It is time to review Sunday's latest New York Giants debacle, a 23-10 potentially season-killing loss to the Washington Redskins, in our usual 'Kudos & Wet Willies' style. You might already be able to guess, but it's going to short list of 'Kudos' and a long -- maybe very long -- list of 'Wet Willies.'
So, let's get started.
Kudos To ...
- Jason Pierre-Paul: Sixteen tackles, a sack and a tip that nearly turned into a blocked field goal. There was that weird play where he could have tackled Dorrell Young except he didn't know who had the ball, but the guys is very clearly a dominating defensive player. He played with energy, with passion and with force. If only the Giants could clone the guy.
Wet Willies To ...
Pretty much everybody on the Giants sideline not wearing No. 90 could or should be on this list following the latest shameful effort by the Giants. We have seen this sort of lifeless, sleepwalking, mistake-filled performance all too often from the Giants in recent seasons. I don't know the reason for it, or who is to blame for it. What I do know is that for a team that considers itself to be a contender to play so poorly so often is simply not acceptable.
Now, on to the individual 'Wet Willies.'
Antrel Rolle: Can someone please find the mute button on this guy? ESPN's Dan Graziano called Rolle's rambling post-game comments in which he threw some of his teammates under the bus for not practicing with injuries, took what can be considered a cheap shot at the offense and continued to insist that the 7-7 Giants "have it" a "weird diatribe."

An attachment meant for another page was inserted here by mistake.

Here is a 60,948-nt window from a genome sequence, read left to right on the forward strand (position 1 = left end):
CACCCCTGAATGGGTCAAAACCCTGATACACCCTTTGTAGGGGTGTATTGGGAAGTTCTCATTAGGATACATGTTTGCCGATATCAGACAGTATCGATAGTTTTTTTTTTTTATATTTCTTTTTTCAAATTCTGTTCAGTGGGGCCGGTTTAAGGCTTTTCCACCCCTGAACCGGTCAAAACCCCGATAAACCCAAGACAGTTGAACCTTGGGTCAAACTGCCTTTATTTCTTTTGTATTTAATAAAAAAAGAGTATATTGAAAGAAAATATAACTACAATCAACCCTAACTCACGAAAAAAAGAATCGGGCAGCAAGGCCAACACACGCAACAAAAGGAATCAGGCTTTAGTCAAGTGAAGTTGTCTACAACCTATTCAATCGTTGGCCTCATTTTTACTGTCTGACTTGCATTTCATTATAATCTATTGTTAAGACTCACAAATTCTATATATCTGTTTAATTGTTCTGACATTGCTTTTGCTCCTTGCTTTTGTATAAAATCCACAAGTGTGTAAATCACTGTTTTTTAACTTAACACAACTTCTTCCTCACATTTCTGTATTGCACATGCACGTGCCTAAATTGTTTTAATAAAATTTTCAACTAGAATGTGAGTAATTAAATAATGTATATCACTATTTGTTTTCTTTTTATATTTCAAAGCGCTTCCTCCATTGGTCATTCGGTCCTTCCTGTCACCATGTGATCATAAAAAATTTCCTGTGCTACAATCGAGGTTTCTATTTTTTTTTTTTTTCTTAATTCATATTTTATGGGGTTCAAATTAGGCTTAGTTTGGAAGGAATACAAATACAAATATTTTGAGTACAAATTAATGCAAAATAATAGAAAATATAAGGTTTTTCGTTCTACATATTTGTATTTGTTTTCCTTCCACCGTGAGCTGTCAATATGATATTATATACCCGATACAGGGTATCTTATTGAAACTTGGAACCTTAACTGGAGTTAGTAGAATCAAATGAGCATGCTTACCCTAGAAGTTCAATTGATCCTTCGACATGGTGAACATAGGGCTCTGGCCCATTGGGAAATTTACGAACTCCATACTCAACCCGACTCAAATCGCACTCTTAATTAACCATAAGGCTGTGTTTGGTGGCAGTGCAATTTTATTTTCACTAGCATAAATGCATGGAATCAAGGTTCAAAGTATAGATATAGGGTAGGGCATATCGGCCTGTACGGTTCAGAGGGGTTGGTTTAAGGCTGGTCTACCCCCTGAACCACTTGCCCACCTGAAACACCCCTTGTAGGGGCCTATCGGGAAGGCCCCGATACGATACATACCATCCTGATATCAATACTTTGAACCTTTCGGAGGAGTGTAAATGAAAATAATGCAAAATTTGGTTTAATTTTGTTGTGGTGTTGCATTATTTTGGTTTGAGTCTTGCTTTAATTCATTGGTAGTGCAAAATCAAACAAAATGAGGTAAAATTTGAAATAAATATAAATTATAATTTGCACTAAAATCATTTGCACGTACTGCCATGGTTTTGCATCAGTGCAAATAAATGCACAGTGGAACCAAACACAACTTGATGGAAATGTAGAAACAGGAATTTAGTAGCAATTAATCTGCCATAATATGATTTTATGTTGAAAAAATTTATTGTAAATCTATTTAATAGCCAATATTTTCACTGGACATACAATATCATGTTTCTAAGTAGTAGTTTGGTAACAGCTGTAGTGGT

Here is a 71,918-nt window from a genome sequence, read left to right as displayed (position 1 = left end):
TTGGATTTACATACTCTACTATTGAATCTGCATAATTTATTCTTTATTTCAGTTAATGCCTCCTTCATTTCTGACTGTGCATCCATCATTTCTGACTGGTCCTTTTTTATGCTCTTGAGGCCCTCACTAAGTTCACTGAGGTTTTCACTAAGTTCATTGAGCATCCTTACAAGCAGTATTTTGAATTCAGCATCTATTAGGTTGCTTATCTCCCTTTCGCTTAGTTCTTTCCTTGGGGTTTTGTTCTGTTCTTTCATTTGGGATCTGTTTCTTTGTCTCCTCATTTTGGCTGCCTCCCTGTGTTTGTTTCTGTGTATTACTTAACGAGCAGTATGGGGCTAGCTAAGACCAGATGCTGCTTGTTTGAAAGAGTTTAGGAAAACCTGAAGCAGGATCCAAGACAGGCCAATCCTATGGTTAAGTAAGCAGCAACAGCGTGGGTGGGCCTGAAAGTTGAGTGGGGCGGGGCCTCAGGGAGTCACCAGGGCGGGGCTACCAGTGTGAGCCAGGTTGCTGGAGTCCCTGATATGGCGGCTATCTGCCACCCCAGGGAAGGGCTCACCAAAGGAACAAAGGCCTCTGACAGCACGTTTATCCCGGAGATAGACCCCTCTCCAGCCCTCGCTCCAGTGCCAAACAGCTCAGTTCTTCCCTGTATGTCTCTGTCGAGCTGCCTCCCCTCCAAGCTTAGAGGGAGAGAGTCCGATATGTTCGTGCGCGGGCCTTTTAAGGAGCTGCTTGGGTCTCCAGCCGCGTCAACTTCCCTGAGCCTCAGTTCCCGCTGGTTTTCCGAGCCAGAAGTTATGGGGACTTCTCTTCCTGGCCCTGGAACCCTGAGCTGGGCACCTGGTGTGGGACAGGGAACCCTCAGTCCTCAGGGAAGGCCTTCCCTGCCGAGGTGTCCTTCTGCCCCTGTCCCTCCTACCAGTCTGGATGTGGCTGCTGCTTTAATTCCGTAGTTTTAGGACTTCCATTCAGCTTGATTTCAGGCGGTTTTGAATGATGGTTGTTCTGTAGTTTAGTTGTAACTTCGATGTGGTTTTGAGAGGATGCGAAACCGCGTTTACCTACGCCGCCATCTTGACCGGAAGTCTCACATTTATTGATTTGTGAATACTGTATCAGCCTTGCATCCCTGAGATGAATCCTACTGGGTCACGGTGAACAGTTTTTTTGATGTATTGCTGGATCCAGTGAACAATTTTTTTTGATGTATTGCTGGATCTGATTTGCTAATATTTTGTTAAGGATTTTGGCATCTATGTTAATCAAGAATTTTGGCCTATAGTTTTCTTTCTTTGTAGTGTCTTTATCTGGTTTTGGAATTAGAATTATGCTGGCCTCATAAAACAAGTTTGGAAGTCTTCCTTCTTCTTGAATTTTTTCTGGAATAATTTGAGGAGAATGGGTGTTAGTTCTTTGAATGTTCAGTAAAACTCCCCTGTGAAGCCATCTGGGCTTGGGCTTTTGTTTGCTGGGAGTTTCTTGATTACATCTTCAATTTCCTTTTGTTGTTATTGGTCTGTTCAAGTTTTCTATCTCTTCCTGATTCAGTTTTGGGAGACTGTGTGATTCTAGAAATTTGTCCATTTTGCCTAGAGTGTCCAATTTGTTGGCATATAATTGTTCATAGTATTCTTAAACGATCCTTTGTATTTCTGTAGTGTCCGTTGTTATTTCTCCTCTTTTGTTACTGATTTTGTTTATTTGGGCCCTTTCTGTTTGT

Rolle needs to stop talking. First of all, pointing fingers at teammates like Justin Tuck -- who played pretty well despite being limited by a myriad of physical ailments -- does not help. Questioning an offense, albeit in a veiled manner, that has carried a porous defense all season is uncalled for.
Thirdly, Rolle's own play has been and continues to be part of the problem. He was directly responsible for Washington's first touchdown, failing to make a tackle on third-and-17 that would have forced a punt and instead allowed the Redskins to gain nine extra yards, convert a fourth-and-one and go on to score. He also had Darrel Young run right through him on the Redskins second touchdown, which made the score 17-0. And we haven't even talked about his problems in pass coverage, where he has been a liability all season.
- Hakeem Nicks: One of the best receivers the Giants franchise has ever had, but had a horrible game Sunday. He dropped two touchdown passes, a potential 54-yarder early that completely changed the feeling of the game and the crowd at MetLife Stadium, and one from inside the 10-yard line late on a drive where the Giants got to the two-yard line and failed to score.
- Tom Coughlin: When your time continues to play poorly in big games against teams it should defeat the head coach has to take a hit. This keeps happening to Coughlin's teams, as do the ridiculously poor second halves of seasons. The lack of fight that we see all too often has to be an indictment of the guy at the top.